At least one of Estonia's four county court's is less than enthusiastic about a proposal to take on surplus workload from Harju County Court, the busiest chamber, ETV news show 'Aktuaalne kaamera' (AK) reported Tuesday night. Court procedures thus redistributed would include large volumes of mostly written processes, and not just the in-person hearings the public might be more familiar with.
Justice minister Maris Lauri (Reform) told AK that coronavirus considerations mean that moving around between courts too much: "Should be avoided ... In particular, written procedures which do not require the movement of people should be increased, or those cases where it is possible to hold remote sessions, as has actually been done a lot here during the pandemic."
No decision either way has been taken as yet, and the move would require extra funds for Harju County Court to hire additional judges – which Lauri ruled neither out nor in, adding a range of options which could boost courts' efficiency should be borne in mind.
Chair of Harju County Court Astrid Asi told AK that workloads had reached virtual meltdown in recent years.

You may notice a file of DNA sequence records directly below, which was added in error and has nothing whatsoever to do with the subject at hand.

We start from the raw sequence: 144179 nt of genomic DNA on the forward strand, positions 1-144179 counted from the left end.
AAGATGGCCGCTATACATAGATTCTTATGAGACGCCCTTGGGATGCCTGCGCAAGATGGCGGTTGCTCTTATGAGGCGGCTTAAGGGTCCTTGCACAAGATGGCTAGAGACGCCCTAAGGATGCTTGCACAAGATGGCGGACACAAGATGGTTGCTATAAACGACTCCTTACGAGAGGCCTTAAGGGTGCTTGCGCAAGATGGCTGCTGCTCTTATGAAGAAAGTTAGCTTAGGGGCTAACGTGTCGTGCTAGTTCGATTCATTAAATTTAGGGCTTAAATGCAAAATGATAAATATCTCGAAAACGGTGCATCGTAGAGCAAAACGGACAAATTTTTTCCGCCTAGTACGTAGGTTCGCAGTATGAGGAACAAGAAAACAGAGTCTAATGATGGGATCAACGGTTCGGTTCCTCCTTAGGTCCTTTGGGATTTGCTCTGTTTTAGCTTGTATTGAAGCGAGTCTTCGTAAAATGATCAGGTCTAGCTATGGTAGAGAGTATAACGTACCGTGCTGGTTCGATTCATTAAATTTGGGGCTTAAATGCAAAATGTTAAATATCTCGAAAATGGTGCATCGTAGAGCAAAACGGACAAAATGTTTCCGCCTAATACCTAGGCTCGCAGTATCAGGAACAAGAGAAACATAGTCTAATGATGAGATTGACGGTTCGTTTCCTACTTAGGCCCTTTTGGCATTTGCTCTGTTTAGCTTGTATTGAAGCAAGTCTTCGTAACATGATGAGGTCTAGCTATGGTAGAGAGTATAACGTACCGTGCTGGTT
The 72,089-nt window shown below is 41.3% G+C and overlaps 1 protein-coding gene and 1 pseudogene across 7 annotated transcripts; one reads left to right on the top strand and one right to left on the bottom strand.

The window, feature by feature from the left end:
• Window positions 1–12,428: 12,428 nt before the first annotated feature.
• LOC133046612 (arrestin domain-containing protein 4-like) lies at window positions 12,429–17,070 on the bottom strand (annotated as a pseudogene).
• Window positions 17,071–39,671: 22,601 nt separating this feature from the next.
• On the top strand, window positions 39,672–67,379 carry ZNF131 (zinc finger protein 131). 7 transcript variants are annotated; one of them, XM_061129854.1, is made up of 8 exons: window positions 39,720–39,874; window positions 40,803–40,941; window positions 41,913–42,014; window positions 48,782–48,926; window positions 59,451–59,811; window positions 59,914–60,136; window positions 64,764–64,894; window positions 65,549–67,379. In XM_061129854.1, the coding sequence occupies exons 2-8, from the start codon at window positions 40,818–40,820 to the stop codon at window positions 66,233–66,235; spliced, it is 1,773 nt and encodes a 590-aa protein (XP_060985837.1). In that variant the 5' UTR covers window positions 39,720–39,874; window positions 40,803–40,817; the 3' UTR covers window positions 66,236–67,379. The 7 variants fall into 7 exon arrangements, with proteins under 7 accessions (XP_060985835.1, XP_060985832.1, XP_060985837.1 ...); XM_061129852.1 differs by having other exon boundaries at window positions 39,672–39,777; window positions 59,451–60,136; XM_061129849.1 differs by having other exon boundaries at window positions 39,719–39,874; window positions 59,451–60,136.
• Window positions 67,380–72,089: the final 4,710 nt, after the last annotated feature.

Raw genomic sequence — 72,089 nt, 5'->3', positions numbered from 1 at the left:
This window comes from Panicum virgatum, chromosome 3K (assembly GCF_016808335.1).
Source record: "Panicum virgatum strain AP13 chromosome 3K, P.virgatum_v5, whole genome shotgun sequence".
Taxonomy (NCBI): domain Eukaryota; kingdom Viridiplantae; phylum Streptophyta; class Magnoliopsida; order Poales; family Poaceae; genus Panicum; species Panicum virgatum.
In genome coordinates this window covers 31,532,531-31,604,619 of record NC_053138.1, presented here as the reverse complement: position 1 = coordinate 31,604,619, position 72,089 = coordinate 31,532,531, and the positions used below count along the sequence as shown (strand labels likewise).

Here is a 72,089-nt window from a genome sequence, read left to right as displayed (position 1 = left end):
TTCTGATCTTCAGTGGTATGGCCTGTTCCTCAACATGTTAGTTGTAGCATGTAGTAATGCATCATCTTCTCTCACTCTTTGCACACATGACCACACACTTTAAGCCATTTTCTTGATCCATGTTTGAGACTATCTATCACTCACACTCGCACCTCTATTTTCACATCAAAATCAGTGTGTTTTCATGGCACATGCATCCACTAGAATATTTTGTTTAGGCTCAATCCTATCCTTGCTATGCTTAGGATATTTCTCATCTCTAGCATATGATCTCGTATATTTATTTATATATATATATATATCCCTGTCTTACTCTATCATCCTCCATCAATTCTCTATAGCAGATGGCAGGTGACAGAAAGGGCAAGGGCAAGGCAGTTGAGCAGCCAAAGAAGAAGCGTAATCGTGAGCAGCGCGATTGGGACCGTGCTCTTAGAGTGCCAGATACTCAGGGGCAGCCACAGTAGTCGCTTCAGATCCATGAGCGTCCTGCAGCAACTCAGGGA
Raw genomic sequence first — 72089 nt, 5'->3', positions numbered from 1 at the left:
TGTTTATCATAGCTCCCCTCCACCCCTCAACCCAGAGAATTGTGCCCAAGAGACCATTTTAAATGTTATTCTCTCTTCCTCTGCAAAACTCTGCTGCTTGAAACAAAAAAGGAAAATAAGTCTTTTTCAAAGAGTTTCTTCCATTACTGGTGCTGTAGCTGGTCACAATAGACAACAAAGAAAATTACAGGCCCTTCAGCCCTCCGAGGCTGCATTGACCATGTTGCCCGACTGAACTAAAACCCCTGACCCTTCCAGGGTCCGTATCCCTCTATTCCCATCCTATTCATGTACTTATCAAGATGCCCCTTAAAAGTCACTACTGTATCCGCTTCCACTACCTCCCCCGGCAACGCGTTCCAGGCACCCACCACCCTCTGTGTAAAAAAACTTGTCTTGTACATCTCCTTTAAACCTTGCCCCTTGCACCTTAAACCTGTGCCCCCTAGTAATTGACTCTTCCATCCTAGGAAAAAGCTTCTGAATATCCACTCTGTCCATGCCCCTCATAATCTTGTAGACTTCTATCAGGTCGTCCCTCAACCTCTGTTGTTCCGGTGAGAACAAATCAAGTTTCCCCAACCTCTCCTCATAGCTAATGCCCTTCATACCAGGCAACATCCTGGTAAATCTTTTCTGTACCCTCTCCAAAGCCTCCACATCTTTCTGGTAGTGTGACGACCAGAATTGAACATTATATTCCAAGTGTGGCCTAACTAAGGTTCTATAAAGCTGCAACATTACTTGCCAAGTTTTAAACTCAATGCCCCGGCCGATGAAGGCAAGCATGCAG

"As of today, we already have more than 1,000 proceedings on civil matters, which have been pending for over a year, and this means that the number is growing all the time, which in turn means that people will be in an even worse situation [in future] than they are today," she said.
There are four county courts in Estonia, which together with the two administrative courts, make up the first tier of a three-level system. Harju County is by far the most populous region of Estonia, home to nearly half of the national population.
Harju County Court has the one central courthouse and 67 judges; Pärnu and Tartu county courts have fewer sitting judges combined, across nearly half-a-dozen courthouses.
Harju's courthouse is relatively new, however, having been opened for work in 2018.
However, Astrid Asi's counterpart at Pärnu County Court, Toomas Talviste said that a more permanent solution than passing work off on to his or other county courts and away from Tallinn was needed.
"With Pärnu County Court, for example, it is definitely the case that we have many small courthouses, which is not taken into account that most of our judges travel between these courthouses anyway, and it 's hard to imagine where to fit new aspects in between that," he said.
Whereas last year there were 447 civil cases pending on average per Harju County judge, AK reported, the average workload nationally is a little over 400 per judge.
The figures for criminal cases alone were 384 per judge at Harju County Court, compared with 369 per judge nationally.
Astrid Asi added that the bulk of the redistributed cases, in her proposal, would be whose involving mostly written proceedings rather than in-person court hearings, which would serve to limit the additional burden on those courts receiving the new business.
Editor: Andrew Whyte